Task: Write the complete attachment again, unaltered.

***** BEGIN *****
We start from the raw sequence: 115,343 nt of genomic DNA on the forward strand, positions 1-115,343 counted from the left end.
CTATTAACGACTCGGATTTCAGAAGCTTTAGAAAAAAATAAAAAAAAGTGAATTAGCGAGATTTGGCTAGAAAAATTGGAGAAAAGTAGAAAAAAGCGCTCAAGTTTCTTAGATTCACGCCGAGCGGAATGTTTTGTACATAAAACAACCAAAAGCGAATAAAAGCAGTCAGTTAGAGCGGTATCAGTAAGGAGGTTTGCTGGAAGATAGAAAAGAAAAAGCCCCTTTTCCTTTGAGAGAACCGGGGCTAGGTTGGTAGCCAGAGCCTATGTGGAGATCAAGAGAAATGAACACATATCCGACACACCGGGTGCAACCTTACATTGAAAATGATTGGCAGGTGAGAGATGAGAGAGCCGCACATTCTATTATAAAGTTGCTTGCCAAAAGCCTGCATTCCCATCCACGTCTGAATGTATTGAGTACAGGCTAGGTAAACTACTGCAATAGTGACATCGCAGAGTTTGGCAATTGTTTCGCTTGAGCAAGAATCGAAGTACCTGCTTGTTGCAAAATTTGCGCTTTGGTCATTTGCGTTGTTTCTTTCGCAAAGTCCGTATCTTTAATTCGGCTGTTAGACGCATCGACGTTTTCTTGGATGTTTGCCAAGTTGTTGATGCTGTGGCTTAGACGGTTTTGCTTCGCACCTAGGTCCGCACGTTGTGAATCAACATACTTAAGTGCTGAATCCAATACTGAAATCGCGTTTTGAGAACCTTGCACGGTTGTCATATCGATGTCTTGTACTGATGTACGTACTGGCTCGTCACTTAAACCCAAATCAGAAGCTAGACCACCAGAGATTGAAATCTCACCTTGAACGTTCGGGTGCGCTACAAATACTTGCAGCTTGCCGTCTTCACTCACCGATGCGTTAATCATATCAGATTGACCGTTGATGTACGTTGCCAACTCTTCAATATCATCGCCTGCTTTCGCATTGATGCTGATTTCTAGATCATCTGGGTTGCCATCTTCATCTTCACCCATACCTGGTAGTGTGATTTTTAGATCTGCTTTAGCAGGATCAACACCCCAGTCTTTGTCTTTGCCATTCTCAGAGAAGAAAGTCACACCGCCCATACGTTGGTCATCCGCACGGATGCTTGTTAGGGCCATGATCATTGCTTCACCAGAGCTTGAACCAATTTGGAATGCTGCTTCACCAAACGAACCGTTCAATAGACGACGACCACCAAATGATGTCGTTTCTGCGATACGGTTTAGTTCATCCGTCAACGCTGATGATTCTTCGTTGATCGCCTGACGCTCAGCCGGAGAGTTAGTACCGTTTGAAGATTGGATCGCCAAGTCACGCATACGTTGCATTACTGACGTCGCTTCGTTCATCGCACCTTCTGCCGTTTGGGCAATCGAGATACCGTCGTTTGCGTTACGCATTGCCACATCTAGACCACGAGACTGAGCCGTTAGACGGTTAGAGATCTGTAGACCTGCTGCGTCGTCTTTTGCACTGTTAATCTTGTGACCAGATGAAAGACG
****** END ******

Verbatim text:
We start from the raw sequence: 115,343 nt of genomic DNA on the forward strand, positions 1-115,343 counted from the left end.
CTATTAACGACTCGGATTTCAGAAGCTTTAGAAAAAAATAAAAAAAAGTGAATTAGCGAGATTTGGCTAGAAAAATTGGAGAAAAGTAGAAAAAAGCGCTCAAGTTTCTTAGATTCACGCCGAGCGGAATGTTTTGTACATAAAACAACCAAAAGCGAATAAAAGCAGTCAGTTAGAGCGGTATCAGTAAGGAGGTTTGCTGGAAGATAGAAAAGAAAAAGCCCCTTTTCCTTTGAGAGAACCGGGGCTAGGTTGGTAGCCAGAGCCTATGTGGAGATCAAGAGAAATGAACACATATCCGACACACCGGGTGCAACCTTACATTGAAAATGATTGGCAGGTGAGAGATGAGAGAGCCGCACATTCTATTATAAAGTTGCTTGCCAAAAGCCTGCATTCCCATCCACGTCTGAATGTATTGAGTACAGGCTAGGTAAACTACTGCAATAGTGACATCGCAGAGTTTGGCAATTGTTTCGCTTGAGCAAGAATCGAAGTACCTGCTTGTTGCAAAATTTGCGCTTTGGTCATTTGCGTTGTTTCTTTCGCAAAGTCCGTATCTTTAATTCGGCTGTTAGACGCATCGACGTTTTCTTGGATGTTTGCCAAGTTGTTGATGCTGTGGCTTAGACGGTTTTGCTTCGCACCTAGGTCCGCACGTTGTGAATCAACATACTTAAGTGCTGAATCCAATACTGAAATCGCGTTTTGAGAACCTTGCACGGTTGTCATATCGATGTCTTGTACTGATGTACGTACTGGCTCGTCACTTAAACCCAAATCAGAAGCTAGACCACCAGAGATTGAAATCTCACCTTGAACGTTCGGGTGCGCTACAAATACTTGCAGCTTGCCGTCTTCACTCACCGATGCGTTAATCATATCAGATTGACCGTTGATGTACGTTGCCAACTCTTCAATATCATCGCCTGCTTTCGCATTGATGCTGATTTCTAGATCATCTGGGTTGCCATCTTCATCTTCACCCATACCTGGTAGTGTGATTTTTAGATCTGCTTTAGCAGGATCAACACCCCAGTCTTTGTCTTTGCCATTCTCAGAGAAGAAAGTCACACCGCCCATACGTTGGTCATCCGCACGGATGCTTGTTAGGGCCATGATCATTGCTTCACCAGAGCTTGAACCAATTTGGAATGCTGCTTCACCAAACGAACCGTTCAATAGACGACGACCACCAAATGATGTCGTTTCTGCGATACGGTTTAGTTCATCCGTCAACGCTGATGATTCTTCGTTGATCGCCTGACGCTCAGCCGGAGAGTTAGTACCGTTTGAAGATTGGATCGCCAAGTCACGCATACGTTGCATTACTGACGTCGCTTCGTTCATCGCACCTTCTGCCGTTTGGGCAATCGAGATACCGTCGTTTGCGTTACGCATTGCCACATCTAGACCACGAGACTGAGCCGTTAGACGGTTAGAGATCTGTAGACCTGCTGCGTCGTCTTTTGCACTGTTAATCTTGTGACCAGATGAAAGACG